The IMD says a normal monsoon is expected across India.
New Delhi: The India Meteorological Department (IMD) on Tuesday announced that the long-term average (LPA) of the southwest monsoon, which is crucial for agriculture in the country, is likely to remain generally normal with a quantitative forecast of 103%.
Normal monsoon rainfall is between 96% and 104% of LPA. IMD introduced a new LPA this April, replacing the 1961-2010 data, based on rainfall data for the southwest monsoon season from 1971-2020. LPA is 87 cm or 870 mm.
IMD Director General (Meteorology) Martyunjay Mohapatra said in a press conference, “In terms of quantity, the monsoon season (June-September) across the country is expected to be 103% of LPA with plus / minus. 4% error. ” .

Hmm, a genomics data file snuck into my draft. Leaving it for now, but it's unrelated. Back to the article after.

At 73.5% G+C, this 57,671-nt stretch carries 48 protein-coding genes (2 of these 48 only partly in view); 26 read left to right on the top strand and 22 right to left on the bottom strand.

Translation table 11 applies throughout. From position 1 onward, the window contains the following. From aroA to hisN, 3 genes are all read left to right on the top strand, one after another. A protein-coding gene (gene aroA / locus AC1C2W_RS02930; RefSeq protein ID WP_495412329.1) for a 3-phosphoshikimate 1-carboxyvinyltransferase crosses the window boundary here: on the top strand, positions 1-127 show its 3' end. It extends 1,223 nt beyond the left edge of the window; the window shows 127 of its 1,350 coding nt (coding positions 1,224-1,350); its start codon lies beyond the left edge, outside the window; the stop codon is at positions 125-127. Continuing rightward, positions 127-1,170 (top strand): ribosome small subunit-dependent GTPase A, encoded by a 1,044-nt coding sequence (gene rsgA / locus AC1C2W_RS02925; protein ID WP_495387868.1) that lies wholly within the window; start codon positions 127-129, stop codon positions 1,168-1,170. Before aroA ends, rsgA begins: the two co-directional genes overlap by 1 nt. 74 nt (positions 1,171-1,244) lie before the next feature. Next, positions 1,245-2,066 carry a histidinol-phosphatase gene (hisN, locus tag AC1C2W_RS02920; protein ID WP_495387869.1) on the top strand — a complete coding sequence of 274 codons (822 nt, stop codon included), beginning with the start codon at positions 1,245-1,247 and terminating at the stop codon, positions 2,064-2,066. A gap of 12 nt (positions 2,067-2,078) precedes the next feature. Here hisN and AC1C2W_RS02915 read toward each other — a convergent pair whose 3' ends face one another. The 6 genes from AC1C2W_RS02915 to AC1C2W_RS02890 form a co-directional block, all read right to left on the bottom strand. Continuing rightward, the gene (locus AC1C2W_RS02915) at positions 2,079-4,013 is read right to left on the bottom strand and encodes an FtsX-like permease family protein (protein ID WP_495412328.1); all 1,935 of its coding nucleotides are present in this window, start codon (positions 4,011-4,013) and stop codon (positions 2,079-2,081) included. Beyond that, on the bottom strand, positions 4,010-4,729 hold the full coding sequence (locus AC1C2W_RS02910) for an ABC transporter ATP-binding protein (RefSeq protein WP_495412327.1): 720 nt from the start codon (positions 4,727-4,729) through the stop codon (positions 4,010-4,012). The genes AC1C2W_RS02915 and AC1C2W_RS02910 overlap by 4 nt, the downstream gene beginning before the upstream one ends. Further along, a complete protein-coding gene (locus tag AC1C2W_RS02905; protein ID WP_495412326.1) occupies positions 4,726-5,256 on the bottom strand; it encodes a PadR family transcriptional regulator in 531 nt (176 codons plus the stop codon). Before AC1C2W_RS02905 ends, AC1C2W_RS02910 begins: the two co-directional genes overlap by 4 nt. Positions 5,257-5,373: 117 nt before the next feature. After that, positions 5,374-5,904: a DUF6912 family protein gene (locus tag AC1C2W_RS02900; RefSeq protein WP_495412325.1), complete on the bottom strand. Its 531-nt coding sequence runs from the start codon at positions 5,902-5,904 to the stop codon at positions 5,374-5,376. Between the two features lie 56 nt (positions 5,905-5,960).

Monsoon rainfall will be above normal in Central and South India (with more than 106% of LPA) while in the Northeast (with 96-106% of LPA in this region) and in Northwest India. Is likely to be higher than usual. With 92-108% of the region’s LPA).
The IMD also issued a forecast for the so-called monsoon core zone – which covers most rain-fed agricultural areas of Rajasthan, Gujarat, Madhya Pradesh, Maharashtra, Chhattisgarh and Odisha – which Said more than usual (more than 106%).
“Conditions in La Nina are expected to continue throughout the monsoon season. In addition, we are dependent on a dynamic system. Above surface temperature, etc. – the consensus is for general, but not 99%, but 103%, “Mohapatra explained of the revised quantitative forecast compared to what was announced. In April.
Conditions of La Nina are likely to prevail over the tropical Pacific Ocean, and negative Indian Dupole (IOD) conditions are likely to develop over the Indian Ocean during the monsoon season.
IOD is the difference in temperature between the western Indian Ocean and the eastern Indian Ocean. La Nina is associated with cooling in the Central and Eastern Pacific Oceans.